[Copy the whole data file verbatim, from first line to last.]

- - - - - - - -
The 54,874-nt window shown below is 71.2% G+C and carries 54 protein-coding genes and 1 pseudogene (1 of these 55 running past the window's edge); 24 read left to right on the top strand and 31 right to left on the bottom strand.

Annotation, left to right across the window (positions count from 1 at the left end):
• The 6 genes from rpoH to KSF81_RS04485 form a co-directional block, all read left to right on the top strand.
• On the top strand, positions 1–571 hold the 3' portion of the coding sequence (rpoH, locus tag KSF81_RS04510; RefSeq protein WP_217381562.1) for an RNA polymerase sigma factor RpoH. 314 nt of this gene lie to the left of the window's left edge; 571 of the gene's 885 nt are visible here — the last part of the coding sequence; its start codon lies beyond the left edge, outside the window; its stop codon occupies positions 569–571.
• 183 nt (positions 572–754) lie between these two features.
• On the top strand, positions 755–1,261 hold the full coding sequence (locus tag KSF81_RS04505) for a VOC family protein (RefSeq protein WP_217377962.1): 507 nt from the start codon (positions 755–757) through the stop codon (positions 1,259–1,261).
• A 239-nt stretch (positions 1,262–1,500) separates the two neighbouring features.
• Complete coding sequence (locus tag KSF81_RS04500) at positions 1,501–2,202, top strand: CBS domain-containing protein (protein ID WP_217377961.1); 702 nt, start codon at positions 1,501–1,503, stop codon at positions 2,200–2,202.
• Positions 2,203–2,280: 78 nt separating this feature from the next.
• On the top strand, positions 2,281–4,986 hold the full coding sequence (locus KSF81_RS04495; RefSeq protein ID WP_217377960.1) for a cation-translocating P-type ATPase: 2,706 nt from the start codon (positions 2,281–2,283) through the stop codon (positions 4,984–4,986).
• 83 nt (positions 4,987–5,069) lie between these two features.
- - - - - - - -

The 54,874-nt window shown below is 71.2% G+C and carries 54 protein-coding genes and 1 pseudogene (1 of these 55 running past the window's edge); 24 read left to right on the top strand and 31 right to left on the bottom strand.

Annotation, left to right across the window (positions count from 1 at the left end):
• The 6 genes from rpoH to KSF81_RS04485 form a co-directional block, all read left to right on the top strand.
• On the top strand, positions 1–571 hold the 3' portion of the coding sequence (rpoH, locus tag KSF81_RS04510; RefSeq protein WP_217381562.1) for an RNA polymerase sigma factor RpoH. 314 nt of this gene lie to the left of the window's left edge; 571 of the gene's 885 nt are visible here — the last part of the coding sequence; its start codon lies beyond the left edge, outside the window; its stop codon occupies positions 569–571.
• 183 nt (positions 572–754) lie between these two features.
• On the top strand, positions 755–1,261 hold the full coding sequence (locus tag KSF81_RS04505) for a VOC family protein (RefSeq protein WP_217377962.1): 507 nt from the start codon (positions 755–757) through the stop codon (positions 1,259–1,261).
• A 239-nt stretch (positions 1,262–1,500) separates the two neighbouring features.
• Complete coding sequence (locus tag KSF81_RS04500) at positions 1,501–2,202, top strand: CBS domain-containing protein (protein ID WP_217377961.1); 702 nt, start codon at positions 1,501–1,503, stop codon at positions 2,200–2,202.
• Positions 2,203–2,280: 78 nt separating this feature from the next.
• On the top strand, positions 2,281–4,986 hold the full coding sequence (locus KSF81_RS04495; RefSeq protein ID WP_217377960.1) for a cation-translocating P-type ATPase: 2,706 nt from the start codon (positions 2,281–2,283) through the stop codon (positions 4,984–4,986).
• 83 nt (positions 4,987–5,069) lie between these two features.